Sulmasy said that in ordinary circumstances, the most salient principles of medical ethics have to do with the duties to help patients, not to harm them, not to provide futile care and to respect patients as moral agents. While these principles continue to hold true, in extraordinary circumstances — when there is overwhelming need and scarce resources — other principles come to the fore in the decisions of providers, he said. These include the respect for the common good, questions of equity and human dignity and questions of fairness in the allocation of benefits and the imposing of burdens.

"All of these principles are at play in our response to the COVID-19 pandemic," he said. He said such principles are providers' compass and guide.

Sulmasy expanded on the virtues that he said are particularly important to health care providers. They include practical wisdom, defined as the knowledge and application of science; courage; temperance manifest as a steady presence; and justice, or the drive to treat patients equitably while also being good stewards of resources.

He said that medical professionals also are called to be competent, altruistic, faithful to patients, compassionate and humble and to have integrity.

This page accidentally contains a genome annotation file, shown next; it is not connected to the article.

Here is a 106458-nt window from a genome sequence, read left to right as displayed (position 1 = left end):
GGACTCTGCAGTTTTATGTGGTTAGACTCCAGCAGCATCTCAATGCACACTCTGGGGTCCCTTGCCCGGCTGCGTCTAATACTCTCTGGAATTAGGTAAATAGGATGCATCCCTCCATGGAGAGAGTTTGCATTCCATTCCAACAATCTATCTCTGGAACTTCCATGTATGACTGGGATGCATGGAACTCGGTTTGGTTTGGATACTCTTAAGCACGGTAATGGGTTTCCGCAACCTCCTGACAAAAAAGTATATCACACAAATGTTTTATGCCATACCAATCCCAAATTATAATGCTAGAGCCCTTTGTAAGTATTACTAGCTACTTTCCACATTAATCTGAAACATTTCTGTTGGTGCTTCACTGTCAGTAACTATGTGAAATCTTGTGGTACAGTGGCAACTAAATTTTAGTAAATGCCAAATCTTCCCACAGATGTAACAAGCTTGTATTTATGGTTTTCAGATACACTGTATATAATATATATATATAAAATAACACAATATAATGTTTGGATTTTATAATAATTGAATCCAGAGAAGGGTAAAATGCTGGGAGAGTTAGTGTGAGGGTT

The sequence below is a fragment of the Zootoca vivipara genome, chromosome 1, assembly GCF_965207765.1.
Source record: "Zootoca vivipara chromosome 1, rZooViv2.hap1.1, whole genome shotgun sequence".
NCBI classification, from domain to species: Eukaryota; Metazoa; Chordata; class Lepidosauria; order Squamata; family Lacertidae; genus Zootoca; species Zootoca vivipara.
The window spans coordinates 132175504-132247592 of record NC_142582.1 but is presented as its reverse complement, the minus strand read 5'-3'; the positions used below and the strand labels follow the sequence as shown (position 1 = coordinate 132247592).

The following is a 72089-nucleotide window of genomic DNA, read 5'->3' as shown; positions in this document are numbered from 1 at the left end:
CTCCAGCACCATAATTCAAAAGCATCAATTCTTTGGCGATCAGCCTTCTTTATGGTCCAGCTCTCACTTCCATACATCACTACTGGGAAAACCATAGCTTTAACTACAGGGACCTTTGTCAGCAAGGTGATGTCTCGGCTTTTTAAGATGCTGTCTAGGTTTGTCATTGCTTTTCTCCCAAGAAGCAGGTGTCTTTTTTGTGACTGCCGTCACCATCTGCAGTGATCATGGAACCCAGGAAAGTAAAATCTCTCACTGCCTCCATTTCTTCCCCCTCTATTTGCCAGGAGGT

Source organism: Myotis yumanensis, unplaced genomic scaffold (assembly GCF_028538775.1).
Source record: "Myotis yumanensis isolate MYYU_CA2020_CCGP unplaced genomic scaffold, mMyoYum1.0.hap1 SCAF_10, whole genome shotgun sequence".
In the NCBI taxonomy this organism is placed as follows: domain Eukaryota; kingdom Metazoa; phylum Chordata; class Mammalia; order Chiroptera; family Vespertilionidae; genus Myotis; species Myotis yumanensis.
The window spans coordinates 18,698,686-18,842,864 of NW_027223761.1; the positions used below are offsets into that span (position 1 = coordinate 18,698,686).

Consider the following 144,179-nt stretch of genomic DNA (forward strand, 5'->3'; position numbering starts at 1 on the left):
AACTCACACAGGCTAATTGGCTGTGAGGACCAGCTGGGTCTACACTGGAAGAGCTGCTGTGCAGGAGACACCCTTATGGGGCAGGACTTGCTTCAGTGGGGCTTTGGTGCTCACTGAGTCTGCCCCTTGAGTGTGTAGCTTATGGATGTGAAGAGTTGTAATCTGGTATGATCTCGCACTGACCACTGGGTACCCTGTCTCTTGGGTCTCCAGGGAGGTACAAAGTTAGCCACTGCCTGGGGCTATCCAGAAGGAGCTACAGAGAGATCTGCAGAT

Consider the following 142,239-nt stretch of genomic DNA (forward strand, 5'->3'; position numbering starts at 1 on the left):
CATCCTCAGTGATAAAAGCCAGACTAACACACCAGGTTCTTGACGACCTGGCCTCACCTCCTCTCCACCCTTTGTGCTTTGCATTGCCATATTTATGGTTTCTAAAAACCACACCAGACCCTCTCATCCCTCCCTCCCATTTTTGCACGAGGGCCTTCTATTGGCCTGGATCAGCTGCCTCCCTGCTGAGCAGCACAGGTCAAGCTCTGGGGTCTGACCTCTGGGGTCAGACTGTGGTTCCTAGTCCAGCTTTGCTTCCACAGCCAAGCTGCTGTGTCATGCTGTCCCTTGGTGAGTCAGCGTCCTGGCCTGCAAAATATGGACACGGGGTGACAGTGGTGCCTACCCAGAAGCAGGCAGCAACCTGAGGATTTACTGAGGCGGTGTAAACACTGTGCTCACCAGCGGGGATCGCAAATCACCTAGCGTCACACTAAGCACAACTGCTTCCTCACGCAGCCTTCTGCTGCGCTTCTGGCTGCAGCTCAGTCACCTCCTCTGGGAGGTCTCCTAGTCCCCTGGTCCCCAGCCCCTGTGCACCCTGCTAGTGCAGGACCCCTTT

Sulmasy described what it takes to maintain one's virtue and to be professional in the current COVID-19 crisis. He said providers should be brave in caring for the sick, but take precautions to protect themselves and others. Even in the midst of much suffering and death, they should also remain compassionate. And they should practice self-care to sustain themselves during the weeks and months when clinicians in the COVID-19 hot zones face unrelenting patient demands and extraordinary stress. This includes getting rest and exercise, connecting with family and friends and nurturing their spirituality.

Scarce resources
Sulmasy explored ethical concepts surrounding difficult resource allocation decisions that could arise in the event of an overwhelming surge of patients with COVID-19, as resources are becoming scarce in a facility.